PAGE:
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FEATURES Greece, the Jewish Community and the Crisis

By Francesca MatalonGREECE

“Greek Jews are coping with the crisis in the exact same way as every other Greek citizens do: we anxiously stand in line at ATMs to withdraw fifty euros a day and are concerned about our future in Europe.” This is the straight-to-the-point answer given by Moses Constantinis, president of the Central Board of Jewish Communities in Greece, when asked about the reaction of Greek Jews to the difficult situation that their country, on the edge of bankruptcy, is facing. In the days following the referendum called by Prime Minister Alexis Tsipras citizens chose to say “no” to the proposal of their international creditors (European Commission, European Central Bank, and International Monetary Fund) in exchange for a new support program for Athens.

Uncertainty, restlessness and sometimes even despair are some of the society’s feelings: many families can’t make it to the end of the month, unemployment is more and more common and there is no money for the retired. Jewish Communities are struggling to deal with all the requests of their members. The Jewish population has been fallen rapidly over the past few years due to the emigration of many young people looking for work. Some Holocaust survivors are not even receiving their government subsidies.

“Jewish Communities in Greece, just as everywhere else in the world, are responsible for Jewish continuity in their country. Therefore we will keep on fighting in order to keep the activities going in Jewish schools, synagogues and social services as we always did,” Mr. Constantinis said to Pagine Ebraiche. “This will happen – he added – always bearing in mind the concepts of our Jewish principles of charity and solidarity.”

“At the same time, we are determined, together with all democratic citizens in our country, to prevent any surge of anti-Semitism, especially in a period of crisis such as this one”, Mr Constantinis added. The danger is concretely represented by the far-right party Golden Dawn, whose populist rhetoric points to Jews as responsible for the economic crisis. According to a recent report by the Anti-Defamation League, 85% of the population shares this idea.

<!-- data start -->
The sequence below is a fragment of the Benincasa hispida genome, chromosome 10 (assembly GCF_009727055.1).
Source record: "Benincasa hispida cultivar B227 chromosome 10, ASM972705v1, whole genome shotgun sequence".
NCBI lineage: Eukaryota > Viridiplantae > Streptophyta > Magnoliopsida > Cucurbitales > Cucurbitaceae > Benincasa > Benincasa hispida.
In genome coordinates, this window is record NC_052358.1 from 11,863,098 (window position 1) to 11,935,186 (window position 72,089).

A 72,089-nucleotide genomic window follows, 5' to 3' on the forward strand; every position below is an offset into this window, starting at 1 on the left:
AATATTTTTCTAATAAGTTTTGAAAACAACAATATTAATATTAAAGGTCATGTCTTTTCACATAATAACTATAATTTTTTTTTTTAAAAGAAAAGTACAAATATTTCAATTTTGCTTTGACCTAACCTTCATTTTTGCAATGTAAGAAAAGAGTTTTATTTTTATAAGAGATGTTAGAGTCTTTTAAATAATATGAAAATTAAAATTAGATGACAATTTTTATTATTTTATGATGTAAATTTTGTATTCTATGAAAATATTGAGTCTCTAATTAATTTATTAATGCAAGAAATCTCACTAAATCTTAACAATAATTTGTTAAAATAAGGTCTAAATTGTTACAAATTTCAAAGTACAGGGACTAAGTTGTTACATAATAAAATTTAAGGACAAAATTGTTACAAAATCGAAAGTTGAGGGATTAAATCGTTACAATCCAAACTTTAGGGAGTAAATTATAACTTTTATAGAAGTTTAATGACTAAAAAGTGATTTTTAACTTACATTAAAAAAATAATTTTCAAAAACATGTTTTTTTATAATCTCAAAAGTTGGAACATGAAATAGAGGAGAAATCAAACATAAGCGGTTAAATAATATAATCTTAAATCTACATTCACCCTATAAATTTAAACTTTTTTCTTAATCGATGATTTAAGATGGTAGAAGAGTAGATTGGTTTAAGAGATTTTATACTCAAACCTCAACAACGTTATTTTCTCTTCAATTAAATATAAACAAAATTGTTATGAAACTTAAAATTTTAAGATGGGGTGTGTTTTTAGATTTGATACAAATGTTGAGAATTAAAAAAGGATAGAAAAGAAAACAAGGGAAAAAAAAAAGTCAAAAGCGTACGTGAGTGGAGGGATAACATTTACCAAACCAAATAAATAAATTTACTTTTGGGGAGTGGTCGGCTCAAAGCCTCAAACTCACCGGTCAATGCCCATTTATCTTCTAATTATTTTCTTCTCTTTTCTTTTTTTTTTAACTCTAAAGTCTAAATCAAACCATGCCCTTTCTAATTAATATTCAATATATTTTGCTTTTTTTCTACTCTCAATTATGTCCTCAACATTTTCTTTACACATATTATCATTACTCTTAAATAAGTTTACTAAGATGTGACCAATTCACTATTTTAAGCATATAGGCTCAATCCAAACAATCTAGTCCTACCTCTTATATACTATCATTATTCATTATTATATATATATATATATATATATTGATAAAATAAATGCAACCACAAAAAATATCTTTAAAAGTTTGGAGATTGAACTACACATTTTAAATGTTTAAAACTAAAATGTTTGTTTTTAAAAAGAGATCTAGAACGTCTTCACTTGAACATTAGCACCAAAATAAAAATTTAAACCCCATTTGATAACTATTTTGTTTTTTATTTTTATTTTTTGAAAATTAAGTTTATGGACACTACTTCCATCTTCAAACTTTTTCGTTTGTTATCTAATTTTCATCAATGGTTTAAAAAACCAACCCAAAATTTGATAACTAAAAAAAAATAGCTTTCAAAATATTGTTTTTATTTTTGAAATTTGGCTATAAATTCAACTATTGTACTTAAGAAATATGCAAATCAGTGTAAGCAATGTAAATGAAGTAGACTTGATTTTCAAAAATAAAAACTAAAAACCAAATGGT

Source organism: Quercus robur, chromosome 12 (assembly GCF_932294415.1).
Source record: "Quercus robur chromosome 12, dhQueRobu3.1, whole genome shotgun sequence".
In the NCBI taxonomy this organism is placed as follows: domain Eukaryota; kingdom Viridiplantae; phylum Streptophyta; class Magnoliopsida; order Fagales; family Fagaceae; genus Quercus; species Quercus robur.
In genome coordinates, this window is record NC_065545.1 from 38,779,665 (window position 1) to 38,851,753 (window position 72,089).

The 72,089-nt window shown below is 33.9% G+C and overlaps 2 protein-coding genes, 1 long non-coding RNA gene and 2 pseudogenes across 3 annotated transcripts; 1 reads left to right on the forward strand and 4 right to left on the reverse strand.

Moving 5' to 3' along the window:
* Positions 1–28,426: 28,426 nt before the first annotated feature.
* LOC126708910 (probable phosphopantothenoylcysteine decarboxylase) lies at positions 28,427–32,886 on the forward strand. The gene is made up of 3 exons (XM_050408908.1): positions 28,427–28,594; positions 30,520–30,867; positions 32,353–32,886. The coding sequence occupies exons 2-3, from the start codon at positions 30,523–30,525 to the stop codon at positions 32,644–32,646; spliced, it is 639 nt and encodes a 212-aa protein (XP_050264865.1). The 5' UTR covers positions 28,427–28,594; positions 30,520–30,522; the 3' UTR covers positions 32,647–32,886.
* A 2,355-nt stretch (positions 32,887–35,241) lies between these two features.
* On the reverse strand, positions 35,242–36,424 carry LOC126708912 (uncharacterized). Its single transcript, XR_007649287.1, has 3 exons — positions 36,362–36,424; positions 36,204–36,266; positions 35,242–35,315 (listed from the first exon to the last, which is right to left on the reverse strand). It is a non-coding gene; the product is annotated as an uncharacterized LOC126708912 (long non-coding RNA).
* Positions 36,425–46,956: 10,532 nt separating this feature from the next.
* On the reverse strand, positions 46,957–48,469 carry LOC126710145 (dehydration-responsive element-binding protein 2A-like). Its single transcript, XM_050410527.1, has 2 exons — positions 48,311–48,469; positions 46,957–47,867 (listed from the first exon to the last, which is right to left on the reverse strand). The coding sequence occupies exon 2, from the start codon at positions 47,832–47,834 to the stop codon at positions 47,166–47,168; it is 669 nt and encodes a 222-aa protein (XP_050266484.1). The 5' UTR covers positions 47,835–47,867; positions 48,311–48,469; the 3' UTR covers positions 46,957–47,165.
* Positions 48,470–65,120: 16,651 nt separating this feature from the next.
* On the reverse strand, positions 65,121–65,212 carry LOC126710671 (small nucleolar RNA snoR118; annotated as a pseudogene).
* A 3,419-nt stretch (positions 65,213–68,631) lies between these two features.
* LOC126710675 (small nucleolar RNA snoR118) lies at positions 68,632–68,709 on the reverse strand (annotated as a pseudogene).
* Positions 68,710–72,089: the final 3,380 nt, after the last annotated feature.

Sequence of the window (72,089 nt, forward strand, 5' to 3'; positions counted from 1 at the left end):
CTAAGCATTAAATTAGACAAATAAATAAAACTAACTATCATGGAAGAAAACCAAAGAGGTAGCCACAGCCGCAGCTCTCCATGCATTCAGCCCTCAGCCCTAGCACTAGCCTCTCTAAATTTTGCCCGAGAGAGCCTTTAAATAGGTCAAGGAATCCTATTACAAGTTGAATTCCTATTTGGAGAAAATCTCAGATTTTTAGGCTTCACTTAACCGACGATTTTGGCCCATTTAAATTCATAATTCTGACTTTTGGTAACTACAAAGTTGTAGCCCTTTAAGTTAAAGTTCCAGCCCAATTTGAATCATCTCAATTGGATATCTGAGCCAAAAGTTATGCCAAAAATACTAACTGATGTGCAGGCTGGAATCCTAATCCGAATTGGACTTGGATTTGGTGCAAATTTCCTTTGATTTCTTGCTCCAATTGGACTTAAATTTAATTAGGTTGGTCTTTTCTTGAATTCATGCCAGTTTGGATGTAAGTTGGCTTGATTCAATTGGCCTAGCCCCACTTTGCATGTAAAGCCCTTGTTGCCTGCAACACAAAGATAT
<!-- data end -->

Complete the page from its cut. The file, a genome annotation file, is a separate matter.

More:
The Jewish Communities’ top priority, however, is providing assistance to those in need. The Jewish Community of Athens, for instance, assists financially in terms of coupons, but also provides for medical expenses and psychological support for about 60 people, but numbers are growing. “Jewish Communities and institutions are doing everything possible to help, but we are certain that in case of necessity we would have the support of Jewish Communities and institutions worldwide,” Mr Constantinis stressed.

This is already happening, with the American Jewish Committee and the Jewish Agency for Israel and the World Jewish Congress. But Israel too expressed the will to be closer to Greece: “Israel is attentive to what happens in Greece, shares its pain and is ready to help in any way,” said president Reuven Rivlin in a meeting with Greek Foreign Affairs Minister Nicolas Kotzias.

“I believe that not only do we have a common past, but we will also share the future, which is the interest of both our peoples,” Mr. Kotzias answered.

Mr. Constantinis declares himself strongly convinced of the necessity for Greece to stay in the EU, underlining that “Greek culture is at the basis of European culture, and European culture is part of modern Greek culture.”

“I must say, he added, that remaining in EU will grant stability in the region which is threatened by many factors of instability in the Middle East.”